Kathi – You’re the resource. You’re the hub. My favorite thing, my super-power is the people I know. When I find out that you’re listening to this podcast, I’m like, “That’s amazing! I love that podcast. How did you hear about it?” And you said, “You told me about it.” I’m like, “My work here is done.” That’s my favorite thing in the whole world. What it does is, it helps your audience build trust in you. You’re not just schlocking stuff. You’re saying, “I want your life to be better.” Oh, Tonya, this is so good. Thank you so much for sharing all this wisdom. You’re going to get this content calendar when you check out the show notes. So, go check it out there. We’ve got one more episode, and you’re not going to want to miss it. You’ve been listening to the Writing at the Red House podcast. Thank you for gathering with us to talk about how to share the love of God with the world beyond our table.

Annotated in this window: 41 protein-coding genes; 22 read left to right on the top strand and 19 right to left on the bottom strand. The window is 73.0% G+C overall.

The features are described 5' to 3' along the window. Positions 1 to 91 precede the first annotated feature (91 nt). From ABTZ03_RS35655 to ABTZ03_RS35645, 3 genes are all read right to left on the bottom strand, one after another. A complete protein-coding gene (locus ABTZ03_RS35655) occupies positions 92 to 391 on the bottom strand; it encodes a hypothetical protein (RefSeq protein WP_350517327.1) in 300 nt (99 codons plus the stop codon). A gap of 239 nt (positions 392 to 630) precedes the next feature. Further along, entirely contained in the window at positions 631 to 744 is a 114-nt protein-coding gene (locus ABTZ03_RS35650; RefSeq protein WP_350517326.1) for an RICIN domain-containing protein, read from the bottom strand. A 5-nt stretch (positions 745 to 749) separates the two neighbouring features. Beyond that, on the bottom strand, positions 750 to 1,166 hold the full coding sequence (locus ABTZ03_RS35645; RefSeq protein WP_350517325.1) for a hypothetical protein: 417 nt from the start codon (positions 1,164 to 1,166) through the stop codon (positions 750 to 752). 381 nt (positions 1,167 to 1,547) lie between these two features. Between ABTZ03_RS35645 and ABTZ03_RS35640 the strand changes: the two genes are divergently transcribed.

*see show notes in podcast post above for any mentioned items